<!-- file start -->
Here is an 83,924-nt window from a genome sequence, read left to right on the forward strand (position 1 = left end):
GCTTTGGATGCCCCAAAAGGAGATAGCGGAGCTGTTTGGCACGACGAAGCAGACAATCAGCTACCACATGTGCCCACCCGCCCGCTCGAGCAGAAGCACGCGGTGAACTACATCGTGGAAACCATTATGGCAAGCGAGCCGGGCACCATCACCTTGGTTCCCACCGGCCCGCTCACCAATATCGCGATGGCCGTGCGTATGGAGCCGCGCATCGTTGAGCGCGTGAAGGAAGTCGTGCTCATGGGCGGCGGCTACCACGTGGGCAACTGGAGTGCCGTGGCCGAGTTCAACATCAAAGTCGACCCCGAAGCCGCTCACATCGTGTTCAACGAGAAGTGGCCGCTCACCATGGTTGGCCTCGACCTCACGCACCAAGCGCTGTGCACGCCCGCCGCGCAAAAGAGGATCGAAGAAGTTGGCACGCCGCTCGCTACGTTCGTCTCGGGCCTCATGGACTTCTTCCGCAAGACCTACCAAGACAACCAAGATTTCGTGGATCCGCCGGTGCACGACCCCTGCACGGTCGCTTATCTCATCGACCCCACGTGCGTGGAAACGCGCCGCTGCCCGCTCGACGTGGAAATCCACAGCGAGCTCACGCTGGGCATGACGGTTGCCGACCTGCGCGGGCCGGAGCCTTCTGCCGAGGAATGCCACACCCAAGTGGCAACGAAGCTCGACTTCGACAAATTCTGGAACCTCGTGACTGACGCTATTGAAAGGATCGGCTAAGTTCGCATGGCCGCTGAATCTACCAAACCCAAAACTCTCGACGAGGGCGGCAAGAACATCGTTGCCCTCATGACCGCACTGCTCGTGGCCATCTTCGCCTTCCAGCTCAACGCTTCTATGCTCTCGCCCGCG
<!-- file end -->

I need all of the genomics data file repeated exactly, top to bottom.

Here is an 83,924-nt window from a genome sequence, read left to right on the forward strand (position 1 = left end):
GCTTTGGATGCCCCAAAAGGAGATAGCGGAGCTGTTTGGCACGACGAAGCAGACAATCAGCTACCACATGTGCCCACCCGCCCGCTCGAGCAGAAGCACGCGGTGAACTACATCGTGGAAACCATTATGGCAAGCGAGCCGGGCACCATCACCTTGGTTCCCACCGGCCCGCTCACCAATATCGCGATGGCCGTGCGTATGGAGCCGCGCATCGTTGAGCGCGTGAAGGAAGTCGTGCTCATGGGCGGCGGCTACCACGTGGGCAACTGGAGTGCCGTGGCCGAGTTCAACATCAAAGTCGACCCCGAAGCCGCTCACATCGTGTTCAACGAGAAGTGGCCGCTCACCATGGTTGGCCTCGACCTCACGCACCAAGCGCTGTGCACGCCCGCCGCGCAAAAGAGGATCGAAGAAGTTGGCACGCCGCTCGCTACGTTCGTCTCGGGCCTCATGGACTTCTTCCGCAAGACCTACCAAGACAACCAAGATTTCGTGGATCCGCCGGTGCACGACCCCTGCACGGTCGCTTATCTCATCGACCCCACGTGCGTGGAAACGCGCCGCTGCCCGCTCGACGTGGAAATCCACAGCGAGCTCACGCTGGGCATGACGGTTGCCGACCTGCGCGGGCCGGAGCCTTCTGCCGAGGAATGCCACACCCAAGTGGCAACGAAGCTCGACTTCGACAAATTCTGGAACCTCGTGACTGACGCTATTGAAAGGATCGGCTAAGTTCGCATGGCCGCTGAATCTACCAAACCCAAAACTCTCGACGAGGGCGGCAAGAACATCGTTGCCCTCATGACCGCACTGCTCGTGGCCATCTTCGCCTTCCAGCTCAACGCTTCTATGCTCTCGCCCGCG